Despite not having taken any action to pass an annual budget for the United States government of any kind for almost two and a quarter years, it appears that the current majority Democratic Party in the Senate may finally have developed a blueprint for the federal budget, one that even promises to reduce the U.S. national debt.
The bad news: they apparently aren’t very serious about it. The Washington Post‘s Lori Montgomery reports:
Senate Democrats have drafted a sweeping debt-reduction plan that would slice $4 trillion from projected borrowing over the next decade without touching the expensive health and retirement programs targeted by President Obama.
Instead, Senate Democrats are proposing to stabilize borrowing through sharp cuts at the Pentagon and other government agencies, as well as $2 trillion in new taxes, primarily on families earning more than $1 million year, according to a copy of the plan obtained by The Washington Post.
With debt-reduction talks under way between Obama and congressional leaders, Senate Democrats are unlikely to adopt the blueprint. However, it has gained broad support among those eager to chart a path to solving the nation’s budget problems without making politically painful cuts to Social Security and Medicare.
As for the motivation to suddenly snap into action after sitting on the debt reduction sidelines for so long, an anonymous “Senate Democrat” explains:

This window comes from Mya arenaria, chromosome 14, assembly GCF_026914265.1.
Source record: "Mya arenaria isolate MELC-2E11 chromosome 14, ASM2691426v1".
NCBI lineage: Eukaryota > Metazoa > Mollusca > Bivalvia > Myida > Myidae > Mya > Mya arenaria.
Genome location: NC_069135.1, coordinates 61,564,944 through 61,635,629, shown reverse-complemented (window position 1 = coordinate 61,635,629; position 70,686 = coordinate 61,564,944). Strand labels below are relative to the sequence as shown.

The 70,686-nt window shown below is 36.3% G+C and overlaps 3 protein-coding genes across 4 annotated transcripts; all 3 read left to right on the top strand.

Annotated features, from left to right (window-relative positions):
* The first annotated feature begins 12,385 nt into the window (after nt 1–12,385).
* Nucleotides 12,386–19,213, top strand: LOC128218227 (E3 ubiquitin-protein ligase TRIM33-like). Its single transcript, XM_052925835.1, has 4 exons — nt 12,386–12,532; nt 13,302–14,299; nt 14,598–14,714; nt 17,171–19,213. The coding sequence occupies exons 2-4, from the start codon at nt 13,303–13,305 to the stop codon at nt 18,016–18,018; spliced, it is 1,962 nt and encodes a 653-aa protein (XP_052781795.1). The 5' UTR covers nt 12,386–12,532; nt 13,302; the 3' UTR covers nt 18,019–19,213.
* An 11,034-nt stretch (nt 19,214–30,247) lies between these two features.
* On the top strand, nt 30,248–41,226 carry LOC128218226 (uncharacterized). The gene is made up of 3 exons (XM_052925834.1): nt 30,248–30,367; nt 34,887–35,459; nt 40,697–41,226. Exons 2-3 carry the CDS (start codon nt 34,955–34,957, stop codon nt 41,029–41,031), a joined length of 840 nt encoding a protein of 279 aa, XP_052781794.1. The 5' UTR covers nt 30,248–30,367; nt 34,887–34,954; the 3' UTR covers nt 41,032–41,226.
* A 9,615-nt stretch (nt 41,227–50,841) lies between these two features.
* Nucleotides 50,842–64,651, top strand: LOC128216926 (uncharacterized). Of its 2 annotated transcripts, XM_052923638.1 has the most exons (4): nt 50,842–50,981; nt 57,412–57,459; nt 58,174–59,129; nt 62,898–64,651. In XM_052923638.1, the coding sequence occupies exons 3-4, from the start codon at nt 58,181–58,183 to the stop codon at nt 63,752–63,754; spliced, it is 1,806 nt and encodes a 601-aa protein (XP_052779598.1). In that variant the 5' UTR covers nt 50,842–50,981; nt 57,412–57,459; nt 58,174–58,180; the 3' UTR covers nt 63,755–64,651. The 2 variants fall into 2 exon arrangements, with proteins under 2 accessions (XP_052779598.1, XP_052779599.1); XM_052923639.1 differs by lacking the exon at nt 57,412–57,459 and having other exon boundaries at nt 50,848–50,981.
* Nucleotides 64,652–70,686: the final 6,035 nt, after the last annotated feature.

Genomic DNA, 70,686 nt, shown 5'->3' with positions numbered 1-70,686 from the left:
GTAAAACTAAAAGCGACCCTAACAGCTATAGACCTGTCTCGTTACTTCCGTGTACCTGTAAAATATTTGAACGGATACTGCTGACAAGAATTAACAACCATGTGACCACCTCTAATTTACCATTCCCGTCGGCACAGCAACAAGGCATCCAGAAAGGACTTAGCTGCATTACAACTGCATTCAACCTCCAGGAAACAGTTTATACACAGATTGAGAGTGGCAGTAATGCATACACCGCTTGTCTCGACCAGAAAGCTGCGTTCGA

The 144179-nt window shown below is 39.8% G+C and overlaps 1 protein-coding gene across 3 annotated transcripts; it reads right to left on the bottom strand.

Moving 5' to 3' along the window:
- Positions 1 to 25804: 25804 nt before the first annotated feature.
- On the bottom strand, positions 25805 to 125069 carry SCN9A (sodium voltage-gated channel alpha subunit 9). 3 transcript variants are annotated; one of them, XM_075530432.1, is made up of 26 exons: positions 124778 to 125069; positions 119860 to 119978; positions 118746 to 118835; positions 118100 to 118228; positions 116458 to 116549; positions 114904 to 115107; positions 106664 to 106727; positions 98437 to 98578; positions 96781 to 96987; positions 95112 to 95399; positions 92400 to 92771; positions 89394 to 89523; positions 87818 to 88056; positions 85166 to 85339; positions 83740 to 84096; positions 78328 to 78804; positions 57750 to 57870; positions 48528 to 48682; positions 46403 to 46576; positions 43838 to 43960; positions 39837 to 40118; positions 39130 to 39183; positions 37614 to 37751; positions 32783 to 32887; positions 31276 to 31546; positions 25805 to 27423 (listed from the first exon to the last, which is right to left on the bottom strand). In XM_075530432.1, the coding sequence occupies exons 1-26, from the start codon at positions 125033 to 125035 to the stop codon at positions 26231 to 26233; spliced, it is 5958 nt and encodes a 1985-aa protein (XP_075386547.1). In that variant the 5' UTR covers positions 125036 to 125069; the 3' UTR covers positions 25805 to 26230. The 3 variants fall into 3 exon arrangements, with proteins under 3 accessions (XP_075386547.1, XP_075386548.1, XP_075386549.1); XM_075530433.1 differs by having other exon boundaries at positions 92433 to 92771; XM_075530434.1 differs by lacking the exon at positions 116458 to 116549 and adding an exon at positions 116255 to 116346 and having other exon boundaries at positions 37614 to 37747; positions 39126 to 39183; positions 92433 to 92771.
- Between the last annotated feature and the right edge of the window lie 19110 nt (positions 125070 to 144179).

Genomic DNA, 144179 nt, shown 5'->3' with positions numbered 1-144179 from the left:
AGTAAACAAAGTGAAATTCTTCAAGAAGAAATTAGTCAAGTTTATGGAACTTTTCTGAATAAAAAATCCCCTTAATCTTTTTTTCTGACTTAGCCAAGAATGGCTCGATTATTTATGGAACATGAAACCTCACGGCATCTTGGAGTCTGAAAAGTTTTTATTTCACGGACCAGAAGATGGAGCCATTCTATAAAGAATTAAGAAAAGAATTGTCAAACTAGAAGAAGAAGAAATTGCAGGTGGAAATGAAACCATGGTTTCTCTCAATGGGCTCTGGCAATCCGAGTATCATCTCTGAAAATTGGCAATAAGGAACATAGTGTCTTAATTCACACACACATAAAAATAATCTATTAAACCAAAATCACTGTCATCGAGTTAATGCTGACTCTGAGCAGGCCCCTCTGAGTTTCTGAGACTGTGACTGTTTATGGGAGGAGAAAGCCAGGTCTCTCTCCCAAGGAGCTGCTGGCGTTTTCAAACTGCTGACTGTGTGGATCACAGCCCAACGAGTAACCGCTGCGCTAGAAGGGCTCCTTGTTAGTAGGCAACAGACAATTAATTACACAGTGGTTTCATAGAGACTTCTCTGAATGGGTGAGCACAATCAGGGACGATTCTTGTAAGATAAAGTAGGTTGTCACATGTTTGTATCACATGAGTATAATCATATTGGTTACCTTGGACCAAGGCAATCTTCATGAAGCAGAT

“The very strong feeling was we needed to get this into the conversation, because it provides an alternative view,” said a Senate Democrat familiar with the blueprint, who spoke on condition of anonymity because it has not been publicly released. “What’s striking is how modest the changes need to be to get us back on track.”
Imagine how much more modest the changes would need to be if they had been acted upon more than a year ago. . . .
Still, the Senate Democrats’ secret blueprint contrasts quite a bit with the more serious debt reduction proposals that have actually been put on the table:
Republicans dismissed the Democratic blueprint, saying higher taxes would be devastating to an economy already weighed down by a 9.2 percent unemployment rate. In their spending plan, House Republicans proposed to save $4 trillion entirely through spending cuts; they would also eliminate Medicare as an open-ended entitlement after 2021.
“If they’re calling for $2 trillion in tax hikes in the middle of a jobs crisis, it’s little wonder that it’s been 800 days since Senate Democrats passed a budget,” said McConnell spokesman Don Stewart.
As for those more serious discussions, U.S. House of Representatives Speaker John Boehner (R-OH) suggested on Friday, July 8, 2011, that a deal may be forthcoming in the very near future:
Speaker of the House of Representatives John Boehner told his Republican members on Thursday that chances of reaching a budget deal within the next few days “was maybe 50-50,” a party aide said.
“Whether or not it happens is really dependent on whether they (Democrats) continue to insist on tax hikes” over Republican objections, the aide said. Boehner offered his assessment at a closed-door meeting with members shortly before White House talks with President Barack Obama and other congressional leaders.
And that’s where things stand today. Stay tuned! . . .